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Title: C-terminal truncated hepatitis B virus X protein regulates tumorigenicity, self-renewal and drug resistance via STAT3/Nanog signaling pathway
Authors: Ching, RHH
Sze, KMF
Lau, EYT
Chiu, YT
Lee, JMF
Lee, TKW 
Keywords: Truncated HBx
Hepatocellular carcinoma
Issue Date: 2017
Publisher: Impact Journals LLC
Source: Oncotarget, 2017, v. 8, no. 14, p. 23507-23516 How to cite?
Journal: Oncotarget 
Abstract: Hepatitis B virus (HBV) is a major risk factor of chronic liver disease and hepatocellular carcinoma (HCC). Random integration of HBV DNA into the host genome is frequent in HCC leading to truncation of the HBV DNA, particularly at the C-terminal end of the HBV X protein (HBx). C-terminally truncated HBx (HBx-Delta C) has been implicated in playing a pro-oncogenic role in hepatocarcinogenesis. However, the mechanism whereby HBx-Delta C1 contributes to hepatocarcinogenesis remains unclear. In this study, we investigated the functional role of HBx-Delta C1 in regulating liver cancer stem cell (CSC) properties. Using Tet-on inducible system, we found that HBx-Delta C1 enhanced CSC properties including self-renewal, tumorigenicity, chemoresistance, migration and expression of liver CSC markers, when compared with the full-length HBx counterpart and vector control. Interestingly, HBx-Delta C1 conferred resistance in HCC cells towards sorafenib treatment through suppression of apoptotic cascade. In addition, HBx-Delta C1 upregulated a panel of stemness genes, in which Nanog was found to be among the most significant one in both trasnfected cell lines. Consistently, Nanog was upregulated in human HCC samples which had HBx-Delta C1 expression. Furthermore, the induction of CSC properties by HBx-Delta C1 was via the Stat3/Nanog pathway, as administration of Stat3 inhibitor abolished the HBx-Delta C1-induced self-renewing capacity. In conclusion, our data suggest that HBx-Delta C1 enhances liver CSCs properties through Stat3/Nanog cascade, and provide a new insight for the therapeutic intervention for HBV-related HCC.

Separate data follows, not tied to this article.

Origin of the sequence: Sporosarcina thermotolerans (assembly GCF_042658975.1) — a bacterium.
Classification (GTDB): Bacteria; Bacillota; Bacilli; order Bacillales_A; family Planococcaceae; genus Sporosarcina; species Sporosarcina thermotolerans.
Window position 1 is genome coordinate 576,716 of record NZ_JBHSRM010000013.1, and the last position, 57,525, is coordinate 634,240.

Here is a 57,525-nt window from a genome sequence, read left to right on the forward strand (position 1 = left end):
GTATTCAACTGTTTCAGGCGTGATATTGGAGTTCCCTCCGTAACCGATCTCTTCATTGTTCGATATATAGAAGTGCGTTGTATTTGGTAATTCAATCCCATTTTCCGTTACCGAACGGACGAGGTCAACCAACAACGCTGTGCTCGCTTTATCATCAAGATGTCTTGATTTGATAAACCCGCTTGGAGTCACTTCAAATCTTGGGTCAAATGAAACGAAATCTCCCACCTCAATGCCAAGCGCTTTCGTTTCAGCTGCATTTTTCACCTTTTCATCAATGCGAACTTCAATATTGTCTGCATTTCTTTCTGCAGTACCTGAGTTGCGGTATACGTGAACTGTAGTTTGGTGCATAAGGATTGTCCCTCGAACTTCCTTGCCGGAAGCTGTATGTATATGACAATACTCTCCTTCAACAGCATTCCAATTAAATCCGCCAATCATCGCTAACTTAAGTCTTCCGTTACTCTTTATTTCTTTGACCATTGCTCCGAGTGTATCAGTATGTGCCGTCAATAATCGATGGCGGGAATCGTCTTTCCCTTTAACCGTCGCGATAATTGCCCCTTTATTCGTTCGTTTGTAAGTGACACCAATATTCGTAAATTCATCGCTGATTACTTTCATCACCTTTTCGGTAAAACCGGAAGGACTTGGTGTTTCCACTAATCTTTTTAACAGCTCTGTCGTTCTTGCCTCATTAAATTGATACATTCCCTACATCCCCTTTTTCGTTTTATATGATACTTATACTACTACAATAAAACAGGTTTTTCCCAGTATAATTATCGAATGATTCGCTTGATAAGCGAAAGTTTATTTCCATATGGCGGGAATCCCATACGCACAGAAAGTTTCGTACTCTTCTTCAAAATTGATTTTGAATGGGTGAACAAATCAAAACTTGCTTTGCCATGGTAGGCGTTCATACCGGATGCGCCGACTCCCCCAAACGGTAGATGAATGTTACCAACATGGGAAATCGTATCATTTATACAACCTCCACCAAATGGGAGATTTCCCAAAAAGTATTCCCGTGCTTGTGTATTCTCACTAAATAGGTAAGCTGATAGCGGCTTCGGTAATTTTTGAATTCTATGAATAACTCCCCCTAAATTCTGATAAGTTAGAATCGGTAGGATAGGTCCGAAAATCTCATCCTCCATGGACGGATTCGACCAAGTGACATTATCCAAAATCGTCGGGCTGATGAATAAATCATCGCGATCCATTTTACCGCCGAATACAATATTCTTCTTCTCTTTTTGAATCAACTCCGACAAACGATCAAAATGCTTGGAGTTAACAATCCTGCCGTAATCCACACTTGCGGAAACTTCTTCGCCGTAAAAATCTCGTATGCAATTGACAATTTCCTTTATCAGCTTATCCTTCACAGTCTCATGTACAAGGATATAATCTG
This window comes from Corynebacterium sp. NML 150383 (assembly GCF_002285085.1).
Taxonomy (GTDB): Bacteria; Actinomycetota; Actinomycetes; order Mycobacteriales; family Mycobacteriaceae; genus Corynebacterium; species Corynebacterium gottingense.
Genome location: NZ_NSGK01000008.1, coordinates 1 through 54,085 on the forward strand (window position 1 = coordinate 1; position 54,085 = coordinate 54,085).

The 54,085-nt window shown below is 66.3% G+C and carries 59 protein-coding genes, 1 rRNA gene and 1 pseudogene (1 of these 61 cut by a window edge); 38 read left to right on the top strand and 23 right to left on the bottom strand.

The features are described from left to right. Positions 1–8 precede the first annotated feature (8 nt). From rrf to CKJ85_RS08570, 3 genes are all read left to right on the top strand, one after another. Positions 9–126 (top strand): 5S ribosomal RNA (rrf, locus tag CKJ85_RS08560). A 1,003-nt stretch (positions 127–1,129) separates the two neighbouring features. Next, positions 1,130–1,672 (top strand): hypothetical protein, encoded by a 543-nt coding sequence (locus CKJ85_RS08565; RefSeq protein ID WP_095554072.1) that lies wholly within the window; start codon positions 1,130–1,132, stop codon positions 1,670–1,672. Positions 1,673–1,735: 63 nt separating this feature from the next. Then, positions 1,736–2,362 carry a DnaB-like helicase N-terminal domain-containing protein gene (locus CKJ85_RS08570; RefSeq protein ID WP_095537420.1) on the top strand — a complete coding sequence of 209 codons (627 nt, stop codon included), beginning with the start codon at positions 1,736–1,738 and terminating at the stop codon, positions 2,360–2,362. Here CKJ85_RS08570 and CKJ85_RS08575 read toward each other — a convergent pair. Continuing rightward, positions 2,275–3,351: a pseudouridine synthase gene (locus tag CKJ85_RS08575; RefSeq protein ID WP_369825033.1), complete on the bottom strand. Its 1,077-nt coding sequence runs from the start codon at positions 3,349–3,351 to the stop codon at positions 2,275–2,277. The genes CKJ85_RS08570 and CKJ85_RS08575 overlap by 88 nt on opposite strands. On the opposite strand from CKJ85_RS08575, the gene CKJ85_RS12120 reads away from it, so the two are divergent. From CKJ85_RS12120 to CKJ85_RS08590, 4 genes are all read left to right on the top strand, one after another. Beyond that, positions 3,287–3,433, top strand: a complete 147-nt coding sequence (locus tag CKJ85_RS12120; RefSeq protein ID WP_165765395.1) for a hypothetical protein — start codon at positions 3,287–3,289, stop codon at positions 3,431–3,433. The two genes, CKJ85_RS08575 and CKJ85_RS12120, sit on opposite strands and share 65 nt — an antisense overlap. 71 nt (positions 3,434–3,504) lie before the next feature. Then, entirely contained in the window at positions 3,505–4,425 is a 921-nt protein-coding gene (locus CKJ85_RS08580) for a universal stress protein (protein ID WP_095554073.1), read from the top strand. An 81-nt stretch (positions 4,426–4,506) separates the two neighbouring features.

ISSN: 1949-2553
DOI: 10.18632/oncotarget.15183
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